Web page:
Poor countries missing out on pre-arranged climate disaster finance — study
The poorest and most vulnerable countries do not benefit enough from pre-arranged financing to cope with disasters and are most exposed to the losses and damage caused by climate change, the London-based Centre for Disaster Protection said on Thursday.
Pre-arranged financing (PAF) represents money borrowed by the issuer from capital markets, in the form of contingent credit, regional risk pools and catastrophe bonds, to be used if a specific event has taken place.
While PAF has grown in the last two years as a tool to address weather related losses, the centre warned in a report that it forms only a small portion of international crisis financing and is unaffordable for highly-indebted countries.
“Many of the countries and communities bearing the brunt of impacts from climate change have done the least to cause it, and typically lack the technical and financial capacity to address loss and damage”, the report said.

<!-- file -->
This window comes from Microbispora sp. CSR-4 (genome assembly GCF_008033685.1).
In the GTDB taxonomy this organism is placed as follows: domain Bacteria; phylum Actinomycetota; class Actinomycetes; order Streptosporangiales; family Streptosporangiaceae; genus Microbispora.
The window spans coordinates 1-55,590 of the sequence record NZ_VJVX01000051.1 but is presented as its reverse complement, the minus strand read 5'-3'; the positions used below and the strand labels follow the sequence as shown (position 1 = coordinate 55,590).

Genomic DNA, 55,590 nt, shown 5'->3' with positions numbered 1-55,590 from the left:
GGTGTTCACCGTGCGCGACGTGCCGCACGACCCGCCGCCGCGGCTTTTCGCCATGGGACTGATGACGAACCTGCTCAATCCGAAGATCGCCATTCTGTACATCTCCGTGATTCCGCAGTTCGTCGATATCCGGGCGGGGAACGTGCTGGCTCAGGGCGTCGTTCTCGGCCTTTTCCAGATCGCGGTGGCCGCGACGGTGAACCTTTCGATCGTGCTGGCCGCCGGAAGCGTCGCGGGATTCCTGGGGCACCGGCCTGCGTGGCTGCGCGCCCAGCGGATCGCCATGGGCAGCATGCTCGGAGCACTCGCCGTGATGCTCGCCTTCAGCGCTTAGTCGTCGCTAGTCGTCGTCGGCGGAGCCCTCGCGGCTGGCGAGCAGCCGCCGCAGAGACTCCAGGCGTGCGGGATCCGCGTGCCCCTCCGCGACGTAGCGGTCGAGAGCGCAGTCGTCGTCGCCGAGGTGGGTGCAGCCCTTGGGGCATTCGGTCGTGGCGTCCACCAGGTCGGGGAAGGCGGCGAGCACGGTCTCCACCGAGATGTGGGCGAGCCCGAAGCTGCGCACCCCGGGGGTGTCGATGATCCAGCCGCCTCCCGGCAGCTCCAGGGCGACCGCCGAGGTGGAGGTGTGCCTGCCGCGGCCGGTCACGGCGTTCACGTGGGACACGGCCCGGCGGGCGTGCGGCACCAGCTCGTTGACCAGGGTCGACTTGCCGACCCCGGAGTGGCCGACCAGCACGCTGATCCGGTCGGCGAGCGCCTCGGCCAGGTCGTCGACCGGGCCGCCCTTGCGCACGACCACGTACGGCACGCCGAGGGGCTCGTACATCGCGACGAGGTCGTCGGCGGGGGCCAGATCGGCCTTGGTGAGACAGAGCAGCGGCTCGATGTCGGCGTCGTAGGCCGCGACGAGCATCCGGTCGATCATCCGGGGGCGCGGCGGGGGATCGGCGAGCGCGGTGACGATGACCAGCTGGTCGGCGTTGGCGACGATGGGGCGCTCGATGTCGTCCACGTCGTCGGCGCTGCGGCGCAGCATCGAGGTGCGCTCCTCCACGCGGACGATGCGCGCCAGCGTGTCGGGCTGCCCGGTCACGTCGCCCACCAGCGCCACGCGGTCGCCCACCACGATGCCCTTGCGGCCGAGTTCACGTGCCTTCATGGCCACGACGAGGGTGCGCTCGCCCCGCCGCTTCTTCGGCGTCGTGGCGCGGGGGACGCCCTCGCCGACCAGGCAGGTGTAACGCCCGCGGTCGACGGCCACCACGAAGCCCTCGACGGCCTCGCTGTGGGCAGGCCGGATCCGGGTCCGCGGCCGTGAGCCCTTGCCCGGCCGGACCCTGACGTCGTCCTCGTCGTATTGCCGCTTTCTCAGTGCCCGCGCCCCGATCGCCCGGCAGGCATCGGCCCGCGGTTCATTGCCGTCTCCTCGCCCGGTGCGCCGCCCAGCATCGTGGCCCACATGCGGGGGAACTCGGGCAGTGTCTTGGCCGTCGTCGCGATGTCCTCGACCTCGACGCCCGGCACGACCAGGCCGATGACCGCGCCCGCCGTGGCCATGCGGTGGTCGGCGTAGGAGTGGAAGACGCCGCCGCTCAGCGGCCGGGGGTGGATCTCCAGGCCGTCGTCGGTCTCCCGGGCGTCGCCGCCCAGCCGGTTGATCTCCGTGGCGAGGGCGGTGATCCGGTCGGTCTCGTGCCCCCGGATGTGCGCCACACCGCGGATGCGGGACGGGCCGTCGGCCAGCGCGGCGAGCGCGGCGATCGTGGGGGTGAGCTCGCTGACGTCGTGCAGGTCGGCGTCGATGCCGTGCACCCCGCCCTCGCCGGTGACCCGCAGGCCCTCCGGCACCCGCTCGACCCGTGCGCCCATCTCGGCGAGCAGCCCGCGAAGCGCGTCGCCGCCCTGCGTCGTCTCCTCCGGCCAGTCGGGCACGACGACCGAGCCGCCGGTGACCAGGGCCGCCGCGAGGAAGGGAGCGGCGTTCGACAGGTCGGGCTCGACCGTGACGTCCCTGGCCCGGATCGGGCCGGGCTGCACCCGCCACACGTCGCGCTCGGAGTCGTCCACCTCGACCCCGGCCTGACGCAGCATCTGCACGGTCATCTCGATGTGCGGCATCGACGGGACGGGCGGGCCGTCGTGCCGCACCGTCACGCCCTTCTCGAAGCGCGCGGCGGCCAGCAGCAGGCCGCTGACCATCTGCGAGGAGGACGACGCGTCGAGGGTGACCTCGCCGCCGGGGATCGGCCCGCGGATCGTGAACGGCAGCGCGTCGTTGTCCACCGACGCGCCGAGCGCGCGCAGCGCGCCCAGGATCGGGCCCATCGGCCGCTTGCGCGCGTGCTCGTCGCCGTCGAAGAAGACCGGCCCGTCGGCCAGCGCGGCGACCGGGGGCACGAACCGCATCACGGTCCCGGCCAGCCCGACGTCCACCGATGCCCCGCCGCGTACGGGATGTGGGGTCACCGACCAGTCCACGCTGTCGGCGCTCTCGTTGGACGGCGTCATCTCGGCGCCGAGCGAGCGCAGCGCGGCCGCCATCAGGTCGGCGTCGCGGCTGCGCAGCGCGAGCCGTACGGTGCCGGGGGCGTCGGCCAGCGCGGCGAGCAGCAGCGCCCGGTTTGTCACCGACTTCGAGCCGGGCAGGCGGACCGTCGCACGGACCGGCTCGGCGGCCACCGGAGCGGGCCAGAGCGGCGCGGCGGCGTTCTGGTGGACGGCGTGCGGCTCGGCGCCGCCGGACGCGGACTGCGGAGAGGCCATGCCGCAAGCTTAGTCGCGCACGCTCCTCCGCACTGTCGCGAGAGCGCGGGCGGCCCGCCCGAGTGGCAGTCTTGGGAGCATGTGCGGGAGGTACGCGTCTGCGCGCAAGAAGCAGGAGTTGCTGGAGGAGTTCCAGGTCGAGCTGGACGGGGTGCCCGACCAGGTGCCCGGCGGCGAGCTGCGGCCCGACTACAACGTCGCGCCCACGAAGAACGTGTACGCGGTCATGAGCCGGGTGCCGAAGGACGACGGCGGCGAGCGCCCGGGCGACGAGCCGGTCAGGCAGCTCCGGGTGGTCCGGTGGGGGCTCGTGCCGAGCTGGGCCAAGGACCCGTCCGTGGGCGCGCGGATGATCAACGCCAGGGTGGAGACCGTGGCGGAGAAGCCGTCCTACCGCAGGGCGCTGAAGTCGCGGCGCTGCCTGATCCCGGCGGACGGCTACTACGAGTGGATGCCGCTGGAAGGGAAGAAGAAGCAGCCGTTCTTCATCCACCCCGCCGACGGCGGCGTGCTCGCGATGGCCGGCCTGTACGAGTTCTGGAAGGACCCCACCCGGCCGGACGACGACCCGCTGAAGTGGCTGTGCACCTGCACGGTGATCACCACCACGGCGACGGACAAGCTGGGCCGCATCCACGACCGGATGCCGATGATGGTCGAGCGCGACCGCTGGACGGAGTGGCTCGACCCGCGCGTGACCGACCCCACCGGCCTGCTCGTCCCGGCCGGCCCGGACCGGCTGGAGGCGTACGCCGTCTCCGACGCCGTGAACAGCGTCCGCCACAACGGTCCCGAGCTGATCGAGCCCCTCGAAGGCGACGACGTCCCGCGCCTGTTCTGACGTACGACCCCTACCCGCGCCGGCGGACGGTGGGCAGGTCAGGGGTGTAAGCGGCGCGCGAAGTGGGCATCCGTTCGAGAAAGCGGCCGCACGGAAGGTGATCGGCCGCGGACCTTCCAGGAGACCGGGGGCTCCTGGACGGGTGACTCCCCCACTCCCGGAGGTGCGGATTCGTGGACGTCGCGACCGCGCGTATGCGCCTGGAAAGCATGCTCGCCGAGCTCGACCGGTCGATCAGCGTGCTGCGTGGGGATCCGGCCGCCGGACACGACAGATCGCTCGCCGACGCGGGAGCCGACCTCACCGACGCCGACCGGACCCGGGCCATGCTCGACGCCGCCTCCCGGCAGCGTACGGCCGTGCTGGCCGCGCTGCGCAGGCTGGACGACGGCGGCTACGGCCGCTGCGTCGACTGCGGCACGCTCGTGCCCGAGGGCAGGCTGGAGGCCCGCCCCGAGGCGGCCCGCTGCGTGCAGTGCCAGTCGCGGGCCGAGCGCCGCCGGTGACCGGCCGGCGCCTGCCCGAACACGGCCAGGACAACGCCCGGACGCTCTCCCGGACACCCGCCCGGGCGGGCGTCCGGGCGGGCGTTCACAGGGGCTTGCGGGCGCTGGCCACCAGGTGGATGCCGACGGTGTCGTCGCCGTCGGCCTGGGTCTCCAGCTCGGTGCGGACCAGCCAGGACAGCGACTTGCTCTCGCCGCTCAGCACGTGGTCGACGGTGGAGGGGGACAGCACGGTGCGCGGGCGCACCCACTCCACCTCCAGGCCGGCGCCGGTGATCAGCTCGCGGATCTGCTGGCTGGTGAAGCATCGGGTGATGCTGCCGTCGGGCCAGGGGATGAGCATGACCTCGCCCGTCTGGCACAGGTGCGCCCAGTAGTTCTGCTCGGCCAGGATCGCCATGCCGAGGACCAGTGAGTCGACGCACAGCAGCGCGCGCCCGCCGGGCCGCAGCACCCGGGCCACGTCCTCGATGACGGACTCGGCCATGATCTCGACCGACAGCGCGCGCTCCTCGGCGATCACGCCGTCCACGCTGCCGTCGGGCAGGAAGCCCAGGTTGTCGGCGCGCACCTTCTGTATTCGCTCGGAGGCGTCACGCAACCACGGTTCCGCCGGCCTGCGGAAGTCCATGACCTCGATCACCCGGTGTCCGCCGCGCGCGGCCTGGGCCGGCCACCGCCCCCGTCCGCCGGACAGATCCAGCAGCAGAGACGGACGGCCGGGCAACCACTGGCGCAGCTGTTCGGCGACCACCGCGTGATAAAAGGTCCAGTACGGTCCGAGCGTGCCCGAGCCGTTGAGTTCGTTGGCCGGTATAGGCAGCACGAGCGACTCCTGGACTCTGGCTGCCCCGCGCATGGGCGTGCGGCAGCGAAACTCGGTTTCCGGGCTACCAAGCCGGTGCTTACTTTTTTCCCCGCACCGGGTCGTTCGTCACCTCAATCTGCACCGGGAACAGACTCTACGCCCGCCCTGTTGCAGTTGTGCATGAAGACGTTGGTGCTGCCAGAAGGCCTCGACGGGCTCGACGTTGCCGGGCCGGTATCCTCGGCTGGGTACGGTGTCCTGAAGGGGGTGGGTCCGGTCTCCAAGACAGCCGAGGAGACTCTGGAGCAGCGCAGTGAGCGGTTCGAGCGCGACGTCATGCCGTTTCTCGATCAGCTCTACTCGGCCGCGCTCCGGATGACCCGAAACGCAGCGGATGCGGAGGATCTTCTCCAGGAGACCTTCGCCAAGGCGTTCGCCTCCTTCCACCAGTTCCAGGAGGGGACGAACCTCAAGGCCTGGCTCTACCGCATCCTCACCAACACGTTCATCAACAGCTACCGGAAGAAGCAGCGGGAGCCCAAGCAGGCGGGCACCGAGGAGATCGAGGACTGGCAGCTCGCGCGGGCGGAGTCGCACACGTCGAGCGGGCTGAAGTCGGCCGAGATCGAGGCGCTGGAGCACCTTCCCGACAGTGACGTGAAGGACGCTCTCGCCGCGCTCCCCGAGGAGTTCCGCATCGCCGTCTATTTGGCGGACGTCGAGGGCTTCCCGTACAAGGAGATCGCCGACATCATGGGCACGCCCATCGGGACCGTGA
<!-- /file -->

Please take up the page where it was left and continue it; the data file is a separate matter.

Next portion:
It added that between 2017 and 2021 only $200.8m (R3.66bn), equivalent to 3.7% of international development financing for PAF, reached low-income countries.
Low-income nations' access to PAF is complicated by difficulties in repaying the debt accumulated. The centre has assessed that about 60% of beneficiaries of the Debt Sustainability Framework for Low-Income Countries, introduced by the International Monetary Fund and the World Bank, are at high risk of debt distress or already in debt distress.
Small island developing states, the economies of which often depend on tourism and remittances, are “disproportionately and increasingly impacted by climate change, including being exposed to frequent climate disasters,” the report said.
Worldwide, PAF tools such as sovereign catastrophe bonds, paid out $1.8bn (R32.79bn) for disease outbreaks, including Covid-19, $1.3bn (R23.68bn) for tropical storms and $834m (R15.19bn) for floods and landslides between 2009 and 2023, the data showed.
As nations across the world prepare for the global COP28 climate meeting which starts on November 30 in Dubai, the centre advocated for “far greater use of PAF that delivers for climate- and crisis-vulnerable people”.
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